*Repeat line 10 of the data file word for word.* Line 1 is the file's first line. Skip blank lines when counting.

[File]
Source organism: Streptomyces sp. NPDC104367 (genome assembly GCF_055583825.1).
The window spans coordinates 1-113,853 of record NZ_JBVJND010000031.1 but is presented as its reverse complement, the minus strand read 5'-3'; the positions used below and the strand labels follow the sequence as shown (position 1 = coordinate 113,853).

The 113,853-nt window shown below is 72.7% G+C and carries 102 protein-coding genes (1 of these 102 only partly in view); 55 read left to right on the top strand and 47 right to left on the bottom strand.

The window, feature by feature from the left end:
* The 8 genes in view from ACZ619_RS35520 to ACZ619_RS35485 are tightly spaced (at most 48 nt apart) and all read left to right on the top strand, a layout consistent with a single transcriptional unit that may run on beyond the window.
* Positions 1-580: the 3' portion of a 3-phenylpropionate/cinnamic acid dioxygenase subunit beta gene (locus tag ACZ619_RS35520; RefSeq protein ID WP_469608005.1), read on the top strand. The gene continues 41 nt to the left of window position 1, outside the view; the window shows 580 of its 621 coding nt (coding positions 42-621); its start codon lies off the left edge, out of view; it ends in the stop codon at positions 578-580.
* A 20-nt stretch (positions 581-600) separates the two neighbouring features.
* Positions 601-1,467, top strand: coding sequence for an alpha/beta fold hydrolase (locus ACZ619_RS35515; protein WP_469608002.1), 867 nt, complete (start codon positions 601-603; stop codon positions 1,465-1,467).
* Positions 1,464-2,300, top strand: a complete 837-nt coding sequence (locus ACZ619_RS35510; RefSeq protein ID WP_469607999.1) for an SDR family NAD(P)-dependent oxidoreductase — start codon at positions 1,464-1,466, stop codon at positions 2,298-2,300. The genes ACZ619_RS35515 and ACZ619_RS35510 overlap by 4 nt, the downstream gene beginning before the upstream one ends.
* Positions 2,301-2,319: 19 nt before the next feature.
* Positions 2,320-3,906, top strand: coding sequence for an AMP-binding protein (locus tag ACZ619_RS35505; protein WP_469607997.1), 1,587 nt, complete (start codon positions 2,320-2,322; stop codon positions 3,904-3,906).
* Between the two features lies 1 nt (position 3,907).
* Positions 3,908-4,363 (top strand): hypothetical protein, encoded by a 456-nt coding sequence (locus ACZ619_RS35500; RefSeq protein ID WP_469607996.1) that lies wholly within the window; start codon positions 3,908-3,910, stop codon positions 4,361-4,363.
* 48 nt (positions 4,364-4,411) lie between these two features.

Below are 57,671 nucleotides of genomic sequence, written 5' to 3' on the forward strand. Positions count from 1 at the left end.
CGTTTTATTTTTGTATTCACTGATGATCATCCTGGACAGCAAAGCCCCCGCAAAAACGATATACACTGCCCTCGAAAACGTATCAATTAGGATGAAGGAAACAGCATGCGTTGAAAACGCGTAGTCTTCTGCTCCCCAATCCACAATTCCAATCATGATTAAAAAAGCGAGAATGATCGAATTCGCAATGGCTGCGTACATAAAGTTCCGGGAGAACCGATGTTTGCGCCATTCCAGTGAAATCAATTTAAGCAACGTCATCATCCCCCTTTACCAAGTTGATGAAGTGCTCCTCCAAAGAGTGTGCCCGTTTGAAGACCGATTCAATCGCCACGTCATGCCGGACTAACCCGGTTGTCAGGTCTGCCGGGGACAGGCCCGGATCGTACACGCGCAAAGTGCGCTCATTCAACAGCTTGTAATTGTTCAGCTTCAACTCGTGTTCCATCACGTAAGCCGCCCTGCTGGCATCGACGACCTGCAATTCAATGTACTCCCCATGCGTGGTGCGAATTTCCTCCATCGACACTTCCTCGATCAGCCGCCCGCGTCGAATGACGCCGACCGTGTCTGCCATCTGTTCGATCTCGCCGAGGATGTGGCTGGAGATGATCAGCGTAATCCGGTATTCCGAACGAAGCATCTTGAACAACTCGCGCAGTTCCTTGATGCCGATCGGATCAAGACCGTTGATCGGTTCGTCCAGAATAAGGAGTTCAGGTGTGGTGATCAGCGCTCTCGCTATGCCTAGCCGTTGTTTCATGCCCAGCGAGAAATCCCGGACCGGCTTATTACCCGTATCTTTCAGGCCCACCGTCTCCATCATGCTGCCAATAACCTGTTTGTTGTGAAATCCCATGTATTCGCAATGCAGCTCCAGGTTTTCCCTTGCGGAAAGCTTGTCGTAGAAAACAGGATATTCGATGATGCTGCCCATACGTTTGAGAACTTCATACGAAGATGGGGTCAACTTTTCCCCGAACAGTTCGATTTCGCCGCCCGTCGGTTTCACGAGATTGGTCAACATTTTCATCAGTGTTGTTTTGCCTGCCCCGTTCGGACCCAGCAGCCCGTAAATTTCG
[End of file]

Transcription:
* Positions 2,301-2,319: 19 nt before the next feature.